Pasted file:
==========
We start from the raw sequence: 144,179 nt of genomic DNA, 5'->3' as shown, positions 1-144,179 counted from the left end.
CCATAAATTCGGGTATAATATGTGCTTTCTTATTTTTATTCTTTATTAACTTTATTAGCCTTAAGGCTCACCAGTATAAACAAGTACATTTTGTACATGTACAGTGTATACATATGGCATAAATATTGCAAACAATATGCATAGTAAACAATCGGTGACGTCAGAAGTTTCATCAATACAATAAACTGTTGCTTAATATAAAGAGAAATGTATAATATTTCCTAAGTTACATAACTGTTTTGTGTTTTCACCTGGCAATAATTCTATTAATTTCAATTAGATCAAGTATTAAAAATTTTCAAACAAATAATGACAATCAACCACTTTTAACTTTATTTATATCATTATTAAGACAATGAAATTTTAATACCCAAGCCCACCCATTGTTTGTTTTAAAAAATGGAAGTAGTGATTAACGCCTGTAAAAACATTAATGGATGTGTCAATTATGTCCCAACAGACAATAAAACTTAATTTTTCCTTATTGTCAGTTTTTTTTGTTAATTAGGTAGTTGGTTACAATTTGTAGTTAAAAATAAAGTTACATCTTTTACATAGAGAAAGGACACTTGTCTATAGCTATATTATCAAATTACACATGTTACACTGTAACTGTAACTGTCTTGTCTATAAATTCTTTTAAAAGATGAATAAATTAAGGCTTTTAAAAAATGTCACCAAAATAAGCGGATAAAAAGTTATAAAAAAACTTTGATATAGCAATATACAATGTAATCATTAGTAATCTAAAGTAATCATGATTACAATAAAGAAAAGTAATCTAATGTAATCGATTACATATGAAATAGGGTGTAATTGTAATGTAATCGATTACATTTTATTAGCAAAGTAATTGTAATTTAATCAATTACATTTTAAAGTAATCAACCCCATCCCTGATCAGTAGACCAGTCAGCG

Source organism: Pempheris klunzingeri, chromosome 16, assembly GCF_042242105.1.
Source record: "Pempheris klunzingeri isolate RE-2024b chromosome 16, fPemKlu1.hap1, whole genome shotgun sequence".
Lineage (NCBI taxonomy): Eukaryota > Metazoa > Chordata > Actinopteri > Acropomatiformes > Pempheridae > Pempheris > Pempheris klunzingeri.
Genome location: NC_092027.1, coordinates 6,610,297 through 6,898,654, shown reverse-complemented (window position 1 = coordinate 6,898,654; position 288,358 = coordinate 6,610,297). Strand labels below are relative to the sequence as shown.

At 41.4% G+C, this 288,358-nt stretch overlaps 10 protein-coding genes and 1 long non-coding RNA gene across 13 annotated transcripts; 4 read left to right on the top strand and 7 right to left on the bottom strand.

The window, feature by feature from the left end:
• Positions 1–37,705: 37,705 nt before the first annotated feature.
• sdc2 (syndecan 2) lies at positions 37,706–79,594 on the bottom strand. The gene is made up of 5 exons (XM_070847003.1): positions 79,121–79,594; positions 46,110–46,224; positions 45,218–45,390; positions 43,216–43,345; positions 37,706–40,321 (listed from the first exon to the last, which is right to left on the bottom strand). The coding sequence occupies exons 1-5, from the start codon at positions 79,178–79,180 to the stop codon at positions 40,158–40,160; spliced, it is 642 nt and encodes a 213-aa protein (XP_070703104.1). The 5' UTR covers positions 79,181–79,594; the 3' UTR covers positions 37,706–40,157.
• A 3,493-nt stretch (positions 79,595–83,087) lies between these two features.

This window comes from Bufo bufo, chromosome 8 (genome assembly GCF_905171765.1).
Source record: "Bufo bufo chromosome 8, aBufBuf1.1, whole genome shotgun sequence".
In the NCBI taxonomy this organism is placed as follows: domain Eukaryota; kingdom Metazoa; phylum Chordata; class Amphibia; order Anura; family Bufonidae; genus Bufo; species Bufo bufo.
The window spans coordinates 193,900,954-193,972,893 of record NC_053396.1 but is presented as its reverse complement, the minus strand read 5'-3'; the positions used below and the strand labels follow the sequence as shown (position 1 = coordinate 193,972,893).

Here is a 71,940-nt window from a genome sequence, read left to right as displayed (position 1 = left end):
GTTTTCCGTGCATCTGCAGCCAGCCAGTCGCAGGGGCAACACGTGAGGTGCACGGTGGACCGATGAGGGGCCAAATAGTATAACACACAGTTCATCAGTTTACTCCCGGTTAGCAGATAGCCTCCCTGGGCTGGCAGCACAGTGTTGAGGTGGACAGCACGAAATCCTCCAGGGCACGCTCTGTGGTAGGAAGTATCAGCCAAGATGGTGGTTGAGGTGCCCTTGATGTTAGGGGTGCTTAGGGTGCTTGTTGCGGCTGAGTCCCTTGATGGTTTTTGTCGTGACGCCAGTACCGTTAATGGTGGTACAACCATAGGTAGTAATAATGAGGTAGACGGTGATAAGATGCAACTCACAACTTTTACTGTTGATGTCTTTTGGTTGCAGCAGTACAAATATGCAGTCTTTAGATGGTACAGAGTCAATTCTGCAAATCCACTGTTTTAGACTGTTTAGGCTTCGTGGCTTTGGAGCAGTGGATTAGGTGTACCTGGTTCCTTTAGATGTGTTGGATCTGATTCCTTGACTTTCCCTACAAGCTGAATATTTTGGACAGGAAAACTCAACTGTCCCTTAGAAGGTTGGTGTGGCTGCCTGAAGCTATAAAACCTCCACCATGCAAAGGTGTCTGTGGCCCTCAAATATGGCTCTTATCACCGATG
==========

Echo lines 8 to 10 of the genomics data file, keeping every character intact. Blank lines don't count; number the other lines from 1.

The window, feature by feature from the left end:
• Positions 1–37,705: 37,705 nt before the first annotated feature.
• sdc2 (syndecan 2) lies at positions 37,706–79,594 on the bottom strand. The gene is made up of 5 exons (XM_070847003.1): positions 79,121–79,594; positions 46,110–46,224; positions 45,218–45,390; positions 43,216–43,345; positions 37,706–40,321 (listed from the first exon to the last, which is right to left on the bottom strand). The coding sequence occupies exons 1-5, from the start codon at positions 79,178–79,180 to the stop codon at positions 40,158–40,160; spliced, it is 642 nt and encodes a 213-aa protein (XP_070703104.1). The 5' UTR covers positions 79,181–79,594; the 3' UTR covers positions 37,706–40,157.